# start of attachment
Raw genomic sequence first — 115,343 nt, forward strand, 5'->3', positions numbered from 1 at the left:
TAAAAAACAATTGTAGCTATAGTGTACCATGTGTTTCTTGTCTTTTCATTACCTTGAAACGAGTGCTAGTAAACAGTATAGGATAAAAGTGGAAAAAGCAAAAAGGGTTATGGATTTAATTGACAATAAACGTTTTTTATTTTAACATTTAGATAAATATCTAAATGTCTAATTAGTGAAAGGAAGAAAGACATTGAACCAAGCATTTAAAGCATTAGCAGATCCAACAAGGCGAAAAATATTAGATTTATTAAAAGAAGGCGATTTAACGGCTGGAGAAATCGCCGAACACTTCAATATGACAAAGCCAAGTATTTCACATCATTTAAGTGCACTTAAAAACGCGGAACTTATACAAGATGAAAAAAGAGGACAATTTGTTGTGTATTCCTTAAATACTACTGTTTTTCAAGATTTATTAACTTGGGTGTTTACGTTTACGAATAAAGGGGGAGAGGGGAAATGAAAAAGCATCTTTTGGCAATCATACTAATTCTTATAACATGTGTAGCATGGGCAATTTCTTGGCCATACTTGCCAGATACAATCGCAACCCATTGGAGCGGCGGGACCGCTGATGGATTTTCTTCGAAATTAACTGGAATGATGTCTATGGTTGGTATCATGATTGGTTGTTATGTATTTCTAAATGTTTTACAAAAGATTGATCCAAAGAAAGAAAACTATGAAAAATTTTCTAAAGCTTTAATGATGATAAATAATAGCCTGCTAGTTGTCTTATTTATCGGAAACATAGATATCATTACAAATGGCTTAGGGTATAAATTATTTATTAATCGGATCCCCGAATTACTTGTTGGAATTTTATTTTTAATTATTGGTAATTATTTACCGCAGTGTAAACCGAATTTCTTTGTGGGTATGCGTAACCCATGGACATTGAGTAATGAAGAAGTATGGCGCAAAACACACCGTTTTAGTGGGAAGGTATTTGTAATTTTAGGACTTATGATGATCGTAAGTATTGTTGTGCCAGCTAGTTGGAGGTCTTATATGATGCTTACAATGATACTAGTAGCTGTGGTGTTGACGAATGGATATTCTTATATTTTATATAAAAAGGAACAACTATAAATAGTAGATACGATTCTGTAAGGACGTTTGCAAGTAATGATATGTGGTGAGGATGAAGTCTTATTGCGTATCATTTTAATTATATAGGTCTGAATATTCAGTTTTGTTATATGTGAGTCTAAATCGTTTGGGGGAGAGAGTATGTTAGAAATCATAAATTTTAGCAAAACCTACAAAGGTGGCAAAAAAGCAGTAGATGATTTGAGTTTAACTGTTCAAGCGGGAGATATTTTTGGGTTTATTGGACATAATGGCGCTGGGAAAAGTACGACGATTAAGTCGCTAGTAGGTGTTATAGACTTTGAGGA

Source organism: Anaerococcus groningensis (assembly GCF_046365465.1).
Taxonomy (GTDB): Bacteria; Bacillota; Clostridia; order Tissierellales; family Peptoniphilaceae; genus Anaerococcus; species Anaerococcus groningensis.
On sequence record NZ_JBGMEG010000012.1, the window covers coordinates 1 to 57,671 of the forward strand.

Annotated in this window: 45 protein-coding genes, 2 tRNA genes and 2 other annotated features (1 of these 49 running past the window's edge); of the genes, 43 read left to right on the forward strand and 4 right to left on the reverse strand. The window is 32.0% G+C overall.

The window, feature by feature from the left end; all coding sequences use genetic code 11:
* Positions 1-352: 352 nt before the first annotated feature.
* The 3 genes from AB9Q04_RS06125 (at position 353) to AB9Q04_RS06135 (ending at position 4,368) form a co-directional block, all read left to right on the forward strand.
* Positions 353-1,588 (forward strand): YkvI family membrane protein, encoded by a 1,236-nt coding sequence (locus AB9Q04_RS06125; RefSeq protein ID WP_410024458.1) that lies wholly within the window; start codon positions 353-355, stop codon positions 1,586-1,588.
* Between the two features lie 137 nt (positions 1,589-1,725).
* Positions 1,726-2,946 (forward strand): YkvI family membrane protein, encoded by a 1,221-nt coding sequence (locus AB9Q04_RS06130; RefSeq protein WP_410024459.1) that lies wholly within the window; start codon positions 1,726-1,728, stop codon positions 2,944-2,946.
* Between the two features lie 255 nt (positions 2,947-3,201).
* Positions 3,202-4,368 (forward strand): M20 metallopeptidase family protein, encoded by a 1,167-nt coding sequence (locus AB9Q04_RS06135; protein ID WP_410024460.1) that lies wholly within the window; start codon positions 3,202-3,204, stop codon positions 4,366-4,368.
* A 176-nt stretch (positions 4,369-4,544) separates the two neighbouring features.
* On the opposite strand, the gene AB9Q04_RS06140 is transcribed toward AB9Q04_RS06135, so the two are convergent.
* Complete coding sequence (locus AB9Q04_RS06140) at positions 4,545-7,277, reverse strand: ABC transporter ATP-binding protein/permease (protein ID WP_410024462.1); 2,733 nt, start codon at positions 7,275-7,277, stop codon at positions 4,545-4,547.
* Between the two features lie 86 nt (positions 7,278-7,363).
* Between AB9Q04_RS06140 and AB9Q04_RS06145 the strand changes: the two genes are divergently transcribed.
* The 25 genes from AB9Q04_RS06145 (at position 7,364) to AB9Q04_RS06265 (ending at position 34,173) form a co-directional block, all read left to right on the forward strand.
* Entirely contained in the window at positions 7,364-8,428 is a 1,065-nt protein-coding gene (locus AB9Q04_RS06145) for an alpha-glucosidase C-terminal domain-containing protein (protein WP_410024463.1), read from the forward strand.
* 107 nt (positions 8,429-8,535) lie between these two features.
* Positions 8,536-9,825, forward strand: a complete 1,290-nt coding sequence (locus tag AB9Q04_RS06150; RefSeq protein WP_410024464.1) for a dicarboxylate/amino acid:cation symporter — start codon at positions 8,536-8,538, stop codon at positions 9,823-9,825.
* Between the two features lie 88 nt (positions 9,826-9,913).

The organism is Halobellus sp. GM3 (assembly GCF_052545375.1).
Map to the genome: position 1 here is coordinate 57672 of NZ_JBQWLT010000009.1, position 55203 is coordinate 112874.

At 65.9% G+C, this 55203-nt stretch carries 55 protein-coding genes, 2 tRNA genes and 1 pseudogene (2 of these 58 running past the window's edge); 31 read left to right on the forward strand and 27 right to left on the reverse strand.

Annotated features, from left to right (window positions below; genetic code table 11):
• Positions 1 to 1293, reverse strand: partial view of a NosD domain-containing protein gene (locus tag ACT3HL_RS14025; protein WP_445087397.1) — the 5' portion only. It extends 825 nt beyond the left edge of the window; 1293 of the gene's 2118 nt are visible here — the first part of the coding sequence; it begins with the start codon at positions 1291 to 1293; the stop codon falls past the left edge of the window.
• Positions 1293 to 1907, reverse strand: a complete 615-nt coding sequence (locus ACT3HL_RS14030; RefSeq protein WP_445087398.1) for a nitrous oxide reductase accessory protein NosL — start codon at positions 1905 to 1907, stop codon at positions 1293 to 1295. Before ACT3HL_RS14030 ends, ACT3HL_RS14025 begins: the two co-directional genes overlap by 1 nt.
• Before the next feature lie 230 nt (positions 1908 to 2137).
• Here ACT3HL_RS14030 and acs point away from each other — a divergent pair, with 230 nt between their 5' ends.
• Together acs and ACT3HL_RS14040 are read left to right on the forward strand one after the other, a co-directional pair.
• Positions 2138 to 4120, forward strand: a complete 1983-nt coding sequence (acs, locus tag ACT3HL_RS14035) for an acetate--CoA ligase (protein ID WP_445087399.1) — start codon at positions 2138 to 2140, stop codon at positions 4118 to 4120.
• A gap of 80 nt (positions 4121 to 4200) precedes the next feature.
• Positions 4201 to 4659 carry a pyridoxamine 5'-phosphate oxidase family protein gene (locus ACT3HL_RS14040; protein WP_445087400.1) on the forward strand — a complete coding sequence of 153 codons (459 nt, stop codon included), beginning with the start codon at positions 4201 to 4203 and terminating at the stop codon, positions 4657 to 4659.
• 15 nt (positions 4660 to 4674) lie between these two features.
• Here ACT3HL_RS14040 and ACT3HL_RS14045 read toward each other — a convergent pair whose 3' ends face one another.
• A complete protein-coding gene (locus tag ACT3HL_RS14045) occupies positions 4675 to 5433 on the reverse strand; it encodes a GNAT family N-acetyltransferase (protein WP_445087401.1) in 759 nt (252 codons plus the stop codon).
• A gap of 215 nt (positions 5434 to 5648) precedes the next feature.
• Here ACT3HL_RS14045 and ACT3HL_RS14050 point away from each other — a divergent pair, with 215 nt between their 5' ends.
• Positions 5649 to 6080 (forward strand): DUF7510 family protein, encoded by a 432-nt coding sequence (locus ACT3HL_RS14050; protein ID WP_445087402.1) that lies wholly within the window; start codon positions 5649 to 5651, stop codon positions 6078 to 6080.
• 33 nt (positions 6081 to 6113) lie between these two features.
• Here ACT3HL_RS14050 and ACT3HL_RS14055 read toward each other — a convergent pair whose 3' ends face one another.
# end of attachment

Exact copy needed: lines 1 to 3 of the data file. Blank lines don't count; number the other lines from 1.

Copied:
Raw genomic sequence first — 115,343 nt, forward strand, 5'->3', positions numbered from 1 at the left:
TAAAAAACAATTGTAGCTATAGTGTACCATGTGTTTCTTGTCTTTTCATTACCTTGAAACGAGTGCTAGTAAACAGTATAGGATAAAAGTGGAAAAAGCAAAAAGGGTTATGGATTTAATTGACAATAAACGTTTTTTATTTTAACATTTAGATAAATATCTAAATGTCTAATTAGTGAAAGGAAGAAAGACATTGAACCAAGCATTTAAAGCATTAGCAGATCCAACAAGGCGAAAAATATTAGATTTATTAAAAGAAGGCGATTTAACGGCTGGAGAAATCGCCGAACACTTCAATATGACAAAGCCAAGTATTTCACATCATTTAAGTGCACTTAAAAACGCGGAACTTATACAAGATGAAAAAAGAGGACAATTTGTTGTGTATTCCTTAAATACTACTGTTTTTCAAGATTTATTAACTTGGGTGTTTACGTTTACGAATAAAGGGGGAGAGGGGAAATGAAAAAGCATCTTTTGGCAATCATACTAATTCTTATAACATGTGTAGCATGGGCAATTTCTTGGCCATACTTGCCAGATACAATCGCAACCCATTGGAGCGGCGGGACCGCTGATGGATTTTCTTCGAAATTAACTGGAATGATGTCTATGGTTGGTATCATGATTGGTTGTTATGTATTTCTAAATGTTTTACAAAAGATTGATCCAAAGAAAGAAAACTATGAAAAATTTTCTAAAGCTTTAATGATGATAAATAATAGCCTGCTAGTTGTCTTATTTATCGGAAACATAGATATCATTACAAATGGCTTAGGGTATAAATTATTTATTAATCGGATCCCCGAATTACTTGTTGGAATTTTATTTTTAATTATTGGTAATTATTTACCGCAGTGTAAACCGAATTTCTTTGTGGGTATGCGTAACCCATGGACATTGAGTAATGAAGAAGTATGGCGCAAAACACACCGTTTTAGTGGGAAGGTATTTGTAATTTTAGGACTTATGATGATCGTAAGTATTGTTGTGCCAGCTAGTTGGAGGTCTTATATGATGCTTACAATGATACTAGTAGCTGTGGTGTTGACGAATGGATATTCTTATATTTTATATAAAAAGGAACAACTATAAATAGTAGATACGATTCTGTAAGGACGTTTGCAAGTAATGATATGTGGTGAGGATGAAGTCTTATTGCGTATCATTTTAATTATATAGGTCTGAATATTCAGTTTTGTTATATGTGAGTCTAAATCGTTTGGGGGAGAGAGTATGTTAGAAATCATAAATTTTAGCAAAACCTACAAAGGTGGCAAAAAAGCAGTAGATGATTTGAGTTTAACTGTTCAAGCGGGAGATATTTTTGGGTTTATTGGACATAATGGCGCTGGGAAAAGTACGACGATTAAGTCGCTAGTAGGTGTTATAGACTTTGAGGA

Source organism: Anaerococcus groningensis (assembly GCF_046365465.1).